Friday, February 27, 2009

ASCII Success Summit - Los Angeles 2009

Last week I attended the ASCII Success Summit in Los Angeles.

There were about 100 VARs who attended the show. I didn't get to see all the presentations as they divided the group in half in order to fit in all the presentations that day. In the future ASCII should either let members determine which presentation they want to attend or allow speakers to talk to all attending members.

The two best presentations at the event were Kent Erickson (ASCII member) from Pointivity and Ron Gavlick from Zenith Infotech.



Kent Erickson's presentation focused on the shift in the IT industry from traditional hardware sales and break/fix services to hosted services and cloud computing.

To view Kent's presentation online, click here:
http://www.slideshare.net/secret/EKSs1rVyDP1xYb

Ron's presentation focused on Zenith's Backup and Disaster Recovery (BDR) device and the advantages of the BDR over traditional backup systems.

Other speakers at the ASCII Success Summit included:
  • Evolve Partners on Microsoft BPOS
  • ASCII Member, John Endter for Microsoft Response Point
  • ASCII Member, Dave Seibert for StorageCraft
  • ASCII Member, David Lawrence for Efolder
  • Autotask
  • Storage Guardian
  • Matt Makowicz – Managed Services Books
  • ARRC – HaaS Strategy
  • Reflexion
In talking with the attendees and ASCII members you can still see there's a big divide and difference in the IT market between traditional VARs (break/fix) and the MSP industry. Many of the smaller VARs are just getting into MSP or only entered into the MSP market with the last 6 months. Even fewer VARs are offering hosted services, they are still providing on-premise solutions with large hardware capital expenses which involve labor intensive support and ongoing maintenaince.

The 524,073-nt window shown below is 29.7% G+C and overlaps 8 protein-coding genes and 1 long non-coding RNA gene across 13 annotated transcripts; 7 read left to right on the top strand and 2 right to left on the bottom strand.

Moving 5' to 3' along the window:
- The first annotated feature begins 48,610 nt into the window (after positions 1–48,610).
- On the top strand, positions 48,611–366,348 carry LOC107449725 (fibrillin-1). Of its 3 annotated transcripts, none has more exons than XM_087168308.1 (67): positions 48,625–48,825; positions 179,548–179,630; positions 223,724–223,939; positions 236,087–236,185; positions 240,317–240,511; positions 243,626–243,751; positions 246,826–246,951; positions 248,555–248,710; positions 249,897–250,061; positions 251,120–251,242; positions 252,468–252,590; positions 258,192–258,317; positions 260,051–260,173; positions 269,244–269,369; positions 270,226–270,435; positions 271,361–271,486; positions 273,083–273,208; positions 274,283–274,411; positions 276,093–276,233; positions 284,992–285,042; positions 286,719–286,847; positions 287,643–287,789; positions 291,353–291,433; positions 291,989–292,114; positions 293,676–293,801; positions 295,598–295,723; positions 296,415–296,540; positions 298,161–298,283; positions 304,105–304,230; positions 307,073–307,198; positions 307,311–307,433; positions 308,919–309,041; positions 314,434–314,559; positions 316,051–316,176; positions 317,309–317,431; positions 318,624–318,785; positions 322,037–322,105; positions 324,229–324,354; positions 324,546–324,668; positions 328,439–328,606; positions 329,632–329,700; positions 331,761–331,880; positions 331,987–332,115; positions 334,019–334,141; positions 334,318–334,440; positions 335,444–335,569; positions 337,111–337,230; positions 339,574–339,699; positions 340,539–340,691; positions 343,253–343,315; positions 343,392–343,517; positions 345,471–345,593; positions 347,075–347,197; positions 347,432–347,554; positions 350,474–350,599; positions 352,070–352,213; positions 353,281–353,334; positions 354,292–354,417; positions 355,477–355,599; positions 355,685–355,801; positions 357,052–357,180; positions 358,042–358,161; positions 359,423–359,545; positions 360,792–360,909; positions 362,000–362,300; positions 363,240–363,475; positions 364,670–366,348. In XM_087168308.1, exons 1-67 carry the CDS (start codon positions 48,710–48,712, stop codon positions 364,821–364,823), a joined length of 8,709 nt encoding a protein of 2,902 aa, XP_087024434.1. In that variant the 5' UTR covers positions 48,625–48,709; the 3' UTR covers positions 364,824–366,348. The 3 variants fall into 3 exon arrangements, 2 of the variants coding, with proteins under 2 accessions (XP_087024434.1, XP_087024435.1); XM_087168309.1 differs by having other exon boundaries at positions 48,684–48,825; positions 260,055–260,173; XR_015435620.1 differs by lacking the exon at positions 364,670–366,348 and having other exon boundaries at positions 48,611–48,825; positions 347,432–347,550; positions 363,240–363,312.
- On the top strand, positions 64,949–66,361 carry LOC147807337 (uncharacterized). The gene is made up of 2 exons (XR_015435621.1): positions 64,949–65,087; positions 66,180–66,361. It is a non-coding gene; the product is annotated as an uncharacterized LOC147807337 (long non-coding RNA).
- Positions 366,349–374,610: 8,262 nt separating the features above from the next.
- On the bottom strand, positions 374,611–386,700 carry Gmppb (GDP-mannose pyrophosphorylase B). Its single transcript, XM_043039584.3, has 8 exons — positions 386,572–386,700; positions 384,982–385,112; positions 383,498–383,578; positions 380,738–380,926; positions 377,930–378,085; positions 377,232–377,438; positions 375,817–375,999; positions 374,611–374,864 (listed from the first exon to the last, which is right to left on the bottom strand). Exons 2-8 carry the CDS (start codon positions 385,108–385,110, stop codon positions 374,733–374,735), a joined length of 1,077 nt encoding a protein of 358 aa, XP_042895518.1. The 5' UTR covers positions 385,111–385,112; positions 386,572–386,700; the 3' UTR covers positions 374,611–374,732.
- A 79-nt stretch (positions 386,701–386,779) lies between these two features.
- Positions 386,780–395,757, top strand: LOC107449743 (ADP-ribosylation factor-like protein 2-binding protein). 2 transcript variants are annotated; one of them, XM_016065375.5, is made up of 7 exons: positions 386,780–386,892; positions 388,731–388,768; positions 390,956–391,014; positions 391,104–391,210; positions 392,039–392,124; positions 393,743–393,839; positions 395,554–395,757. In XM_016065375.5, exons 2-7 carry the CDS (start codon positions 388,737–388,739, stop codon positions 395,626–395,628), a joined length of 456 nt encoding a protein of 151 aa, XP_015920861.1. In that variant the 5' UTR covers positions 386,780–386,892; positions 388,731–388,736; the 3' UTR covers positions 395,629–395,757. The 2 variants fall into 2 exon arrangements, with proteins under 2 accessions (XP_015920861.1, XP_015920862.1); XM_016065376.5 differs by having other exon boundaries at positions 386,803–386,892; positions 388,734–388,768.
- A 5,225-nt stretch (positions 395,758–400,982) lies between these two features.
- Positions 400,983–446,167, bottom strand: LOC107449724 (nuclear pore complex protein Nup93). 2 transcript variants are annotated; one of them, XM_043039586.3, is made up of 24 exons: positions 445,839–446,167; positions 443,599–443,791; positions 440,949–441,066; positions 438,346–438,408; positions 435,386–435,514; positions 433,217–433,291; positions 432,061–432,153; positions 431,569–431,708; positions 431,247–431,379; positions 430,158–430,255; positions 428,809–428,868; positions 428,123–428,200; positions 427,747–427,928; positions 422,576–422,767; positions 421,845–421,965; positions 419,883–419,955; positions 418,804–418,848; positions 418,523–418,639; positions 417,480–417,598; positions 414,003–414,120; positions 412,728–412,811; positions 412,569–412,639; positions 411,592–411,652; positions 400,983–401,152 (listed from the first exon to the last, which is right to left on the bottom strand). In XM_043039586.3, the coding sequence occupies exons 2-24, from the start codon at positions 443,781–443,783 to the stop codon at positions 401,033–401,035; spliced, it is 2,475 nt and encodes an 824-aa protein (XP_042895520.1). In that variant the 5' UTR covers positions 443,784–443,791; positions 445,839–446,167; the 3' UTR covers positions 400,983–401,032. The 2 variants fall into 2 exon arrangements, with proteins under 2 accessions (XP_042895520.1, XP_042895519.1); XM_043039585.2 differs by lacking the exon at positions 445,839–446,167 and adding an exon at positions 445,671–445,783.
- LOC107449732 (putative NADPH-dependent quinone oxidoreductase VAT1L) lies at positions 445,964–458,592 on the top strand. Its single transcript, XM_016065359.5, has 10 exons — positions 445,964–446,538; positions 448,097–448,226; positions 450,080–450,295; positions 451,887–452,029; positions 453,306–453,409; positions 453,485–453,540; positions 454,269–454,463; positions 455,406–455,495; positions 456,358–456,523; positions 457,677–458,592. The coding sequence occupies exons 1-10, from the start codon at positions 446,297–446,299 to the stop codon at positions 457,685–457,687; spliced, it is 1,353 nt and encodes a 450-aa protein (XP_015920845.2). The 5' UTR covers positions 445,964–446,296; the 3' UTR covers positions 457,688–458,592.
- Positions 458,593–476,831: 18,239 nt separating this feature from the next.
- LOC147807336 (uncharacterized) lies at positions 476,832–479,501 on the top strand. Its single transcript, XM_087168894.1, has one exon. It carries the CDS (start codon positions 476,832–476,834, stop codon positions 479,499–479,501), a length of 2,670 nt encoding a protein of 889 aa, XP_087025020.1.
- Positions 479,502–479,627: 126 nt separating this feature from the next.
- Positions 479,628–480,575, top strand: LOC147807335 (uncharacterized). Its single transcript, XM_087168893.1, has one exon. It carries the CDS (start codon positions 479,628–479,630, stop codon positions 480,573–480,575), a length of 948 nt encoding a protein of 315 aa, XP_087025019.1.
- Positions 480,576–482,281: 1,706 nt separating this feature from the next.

I had great conversations with many of the VARs about the value of adding hosted solutions as another sales tool. A handful mentioned they are reselling Google Apps and Google Email to their customers, but when questioned about revenue all them said they are not making any revenue off the sale of Google Apps/Gmail but provided the service to the customer to maintain the relationship and desktop support and desktop sales. The same goes for SalesForce.com and other online applications. The traditional VAR is being squeezed out of the market and companies like Amazon, Google and Microsoft are providing cloud based hosting services direct to customers with little or no revenue opportunities to the VARs.

It will be interesting to see how VARs move forward and what solutions they adopt, especially cloud or hosted solutions over the next year.

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